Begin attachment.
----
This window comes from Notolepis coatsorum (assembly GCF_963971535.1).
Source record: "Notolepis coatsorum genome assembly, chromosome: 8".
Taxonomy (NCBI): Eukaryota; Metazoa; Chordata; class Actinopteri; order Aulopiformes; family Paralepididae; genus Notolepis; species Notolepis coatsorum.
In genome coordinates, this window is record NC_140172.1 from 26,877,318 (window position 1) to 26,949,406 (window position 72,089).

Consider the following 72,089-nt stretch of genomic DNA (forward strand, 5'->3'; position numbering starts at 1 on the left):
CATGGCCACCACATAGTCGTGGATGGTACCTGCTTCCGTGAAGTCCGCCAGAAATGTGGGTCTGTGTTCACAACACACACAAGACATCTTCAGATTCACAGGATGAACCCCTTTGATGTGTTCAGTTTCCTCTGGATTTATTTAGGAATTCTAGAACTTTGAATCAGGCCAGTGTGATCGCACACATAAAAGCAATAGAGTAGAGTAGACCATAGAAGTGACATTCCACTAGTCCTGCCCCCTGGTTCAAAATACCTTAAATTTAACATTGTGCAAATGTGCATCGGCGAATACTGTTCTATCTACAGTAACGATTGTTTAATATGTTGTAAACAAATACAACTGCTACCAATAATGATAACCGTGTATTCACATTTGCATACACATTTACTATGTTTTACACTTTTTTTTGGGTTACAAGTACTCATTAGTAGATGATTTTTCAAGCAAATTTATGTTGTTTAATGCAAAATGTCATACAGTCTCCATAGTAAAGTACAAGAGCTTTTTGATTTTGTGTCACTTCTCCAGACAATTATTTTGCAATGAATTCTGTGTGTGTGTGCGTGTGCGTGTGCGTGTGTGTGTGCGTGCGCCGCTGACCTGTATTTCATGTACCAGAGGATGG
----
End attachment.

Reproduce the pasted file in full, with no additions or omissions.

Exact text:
This window comes from Notolepis coatsorum (assembly GCF_963971535.1).
Source record: "Notolepis coatsorum genome assembly, chromosome: 8".
Taxonomy (NCBI): Eukaryota; Metazoa; Chordata; class Actinopteri; order Aulopiformes; family Paralepididae; genus Notolepis; species Notolepis coatsorum.
In genome coordinates, this window is record NC_140172.1 from 26,877,318 (window position 1) to 26,949,406 (window position 72,089).

Consider the following 72,089-nt stretch of genomic DNA (forward strand, 5'->3'; position numbering starts at 1 on the left):
CATGGCCACCACATAGTCGTGGATGGTACCTGCTTCCGTGAAGTCCGCCAGAAATGTGGGTCTGTGTTCACAACACACACAAGACATCTTCAGATTCACAGGATGAACCCCTTTGATGTGTTCAGTTTCCTCTGGATTTATTTAGGAATTCTAGAACTTTGAATCAGGCCAGTGTGATCGCACACATAAAAGCAATAGAGTAGAGTAGACCATAGAAGTGACATTCCACTAGTCCTGCCCCCTGGTTCAAAATACCTTAAATTTAACATTGTGCAAATGTGCATCGGCGAATACTGTTCTATCTACAGTAACGATTGTTTAATATGTTGTAAACAAATACAACTGCTACCAATAATGATAACCGTGTATTCACATTTGCATACACATTTACTATGTTTTACACTTTTTTTTGGGTTACAAGTACTCATTAGTAGATGATTTTTCAAGCAAATTTATGTTGTTTAATGCAAAATGTCATACAGTCTCCATAGTAAAGTACAAGAGCTTTTTGATTTTGTGTCACTTCTCCAGACAATTATTTTGCAATGAATTCTGTGTGTGTGTGCGTGTGCGTGTGCGTGTGTGTGTGCGTGCGCCGCTGACCTGTATTTCATGTACCAGAGGATGG